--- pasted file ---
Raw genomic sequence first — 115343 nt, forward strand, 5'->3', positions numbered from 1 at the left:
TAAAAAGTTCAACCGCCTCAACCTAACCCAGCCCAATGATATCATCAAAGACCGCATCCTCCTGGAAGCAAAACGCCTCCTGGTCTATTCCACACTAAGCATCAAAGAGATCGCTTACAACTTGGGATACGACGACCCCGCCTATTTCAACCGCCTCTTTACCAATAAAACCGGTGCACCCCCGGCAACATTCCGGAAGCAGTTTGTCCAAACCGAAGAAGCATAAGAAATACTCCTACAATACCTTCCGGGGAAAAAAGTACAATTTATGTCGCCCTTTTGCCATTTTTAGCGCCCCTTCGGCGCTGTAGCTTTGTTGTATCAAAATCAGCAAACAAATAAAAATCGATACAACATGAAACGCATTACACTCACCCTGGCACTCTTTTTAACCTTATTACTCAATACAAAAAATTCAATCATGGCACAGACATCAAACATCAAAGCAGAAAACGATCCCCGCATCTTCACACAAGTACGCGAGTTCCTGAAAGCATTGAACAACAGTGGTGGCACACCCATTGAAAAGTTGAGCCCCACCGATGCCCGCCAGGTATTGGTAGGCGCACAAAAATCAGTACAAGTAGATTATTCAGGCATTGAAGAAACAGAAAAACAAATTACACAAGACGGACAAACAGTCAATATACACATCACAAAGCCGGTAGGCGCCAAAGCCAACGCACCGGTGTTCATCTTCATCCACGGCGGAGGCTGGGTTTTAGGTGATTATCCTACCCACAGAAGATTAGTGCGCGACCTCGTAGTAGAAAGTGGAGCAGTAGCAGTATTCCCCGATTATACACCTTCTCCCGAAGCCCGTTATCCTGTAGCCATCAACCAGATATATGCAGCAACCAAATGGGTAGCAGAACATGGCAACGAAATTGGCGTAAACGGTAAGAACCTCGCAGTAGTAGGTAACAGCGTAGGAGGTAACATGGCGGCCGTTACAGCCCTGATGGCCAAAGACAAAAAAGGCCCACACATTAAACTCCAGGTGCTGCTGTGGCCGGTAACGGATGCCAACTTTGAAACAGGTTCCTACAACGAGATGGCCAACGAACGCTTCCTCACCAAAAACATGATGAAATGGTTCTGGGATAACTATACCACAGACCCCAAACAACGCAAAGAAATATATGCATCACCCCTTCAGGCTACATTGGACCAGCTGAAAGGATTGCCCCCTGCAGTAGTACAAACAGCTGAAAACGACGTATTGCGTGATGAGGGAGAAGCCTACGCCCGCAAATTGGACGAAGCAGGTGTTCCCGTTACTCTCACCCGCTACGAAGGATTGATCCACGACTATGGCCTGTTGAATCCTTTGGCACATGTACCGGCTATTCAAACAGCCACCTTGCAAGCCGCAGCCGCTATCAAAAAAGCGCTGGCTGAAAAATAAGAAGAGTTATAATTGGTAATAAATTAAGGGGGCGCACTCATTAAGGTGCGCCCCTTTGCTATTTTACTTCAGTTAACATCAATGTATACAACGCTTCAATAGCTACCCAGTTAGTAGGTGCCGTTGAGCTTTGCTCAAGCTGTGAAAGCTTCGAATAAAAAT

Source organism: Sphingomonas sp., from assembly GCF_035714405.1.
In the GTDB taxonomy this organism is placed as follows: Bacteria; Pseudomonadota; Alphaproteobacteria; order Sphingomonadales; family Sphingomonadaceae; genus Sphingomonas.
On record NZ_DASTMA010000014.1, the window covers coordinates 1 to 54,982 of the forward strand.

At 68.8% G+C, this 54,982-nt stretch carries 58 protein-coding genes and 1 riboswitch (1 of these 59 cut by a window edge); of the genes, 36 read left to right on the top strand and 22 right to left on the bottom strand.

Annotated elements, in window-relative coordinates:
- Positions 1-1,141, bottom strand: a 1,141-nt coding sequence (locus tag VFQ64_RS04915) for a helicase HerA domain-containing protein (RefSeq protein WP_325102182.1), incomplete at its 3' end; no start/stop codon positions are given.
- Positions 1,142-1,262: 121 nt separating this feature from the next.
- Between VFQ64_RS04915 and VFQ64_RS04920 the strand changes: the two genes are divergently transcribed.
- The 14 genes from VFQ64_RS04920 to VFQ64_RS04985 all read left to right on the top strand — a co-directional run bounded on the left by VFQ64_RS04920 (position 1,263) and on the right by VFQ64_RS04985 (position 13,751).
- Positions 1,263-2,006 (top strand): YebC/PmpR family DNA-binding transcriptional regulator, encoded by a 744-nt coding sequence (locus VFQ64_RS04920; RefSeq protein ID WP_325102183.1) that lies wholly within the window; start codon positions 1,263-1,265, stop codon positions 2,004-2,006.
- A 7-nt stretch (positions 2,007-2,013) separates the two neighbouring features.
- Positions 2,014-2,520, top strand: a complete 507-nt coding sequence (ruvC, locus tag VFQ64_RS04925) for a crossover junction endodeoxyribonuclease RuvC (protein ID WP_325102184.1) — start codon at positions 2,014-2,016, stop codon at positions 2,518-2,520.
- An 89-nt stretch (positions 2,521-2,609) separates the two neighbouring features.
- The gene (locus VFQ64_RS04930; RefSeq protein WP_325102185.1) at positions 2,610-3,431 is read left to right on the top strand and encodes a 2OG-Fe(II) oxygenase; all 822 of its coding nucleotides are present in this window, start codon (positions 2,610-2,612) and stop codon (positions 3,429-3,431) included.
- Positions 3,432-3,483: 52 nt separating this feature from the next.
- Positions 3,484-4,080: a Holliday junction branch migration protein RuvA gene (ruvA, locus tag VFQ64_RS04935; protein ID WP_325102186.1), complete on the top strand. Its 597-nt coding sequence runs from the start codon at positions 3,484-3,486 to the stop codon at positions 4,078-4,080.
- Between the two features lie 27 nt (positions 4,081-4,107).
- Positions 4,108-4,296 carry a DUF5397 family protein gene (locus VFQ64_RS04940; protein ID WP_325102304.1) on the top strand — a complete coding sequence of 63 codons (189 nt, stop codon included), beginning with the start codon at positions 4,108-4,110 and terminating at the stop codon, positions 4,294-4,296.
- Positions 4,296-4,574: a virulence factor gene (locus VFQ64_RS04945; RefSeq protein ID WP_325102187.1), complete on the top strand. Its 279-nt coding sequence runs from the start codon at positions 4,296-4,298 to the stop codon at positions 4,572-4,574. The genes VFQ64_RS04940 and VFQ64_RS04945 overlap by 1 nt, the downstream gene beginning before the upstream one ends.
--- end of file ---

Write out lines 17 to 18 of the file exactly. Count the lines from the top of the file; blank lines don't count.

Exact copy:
- Positions 3,432-3,483: 52 nt separating this feature from the next.
- Positions 3,484-4,080: a Holliday junction branch migration protein RuvA gene (ruvA, locus tag VFQ64_RS04935; protein ID WP_325102186.1), complete on the top strand. Its 597-nt coding sequence runs from the start codon at positions 3,484-3,486 to the stop codon at positions 4,078-4,080.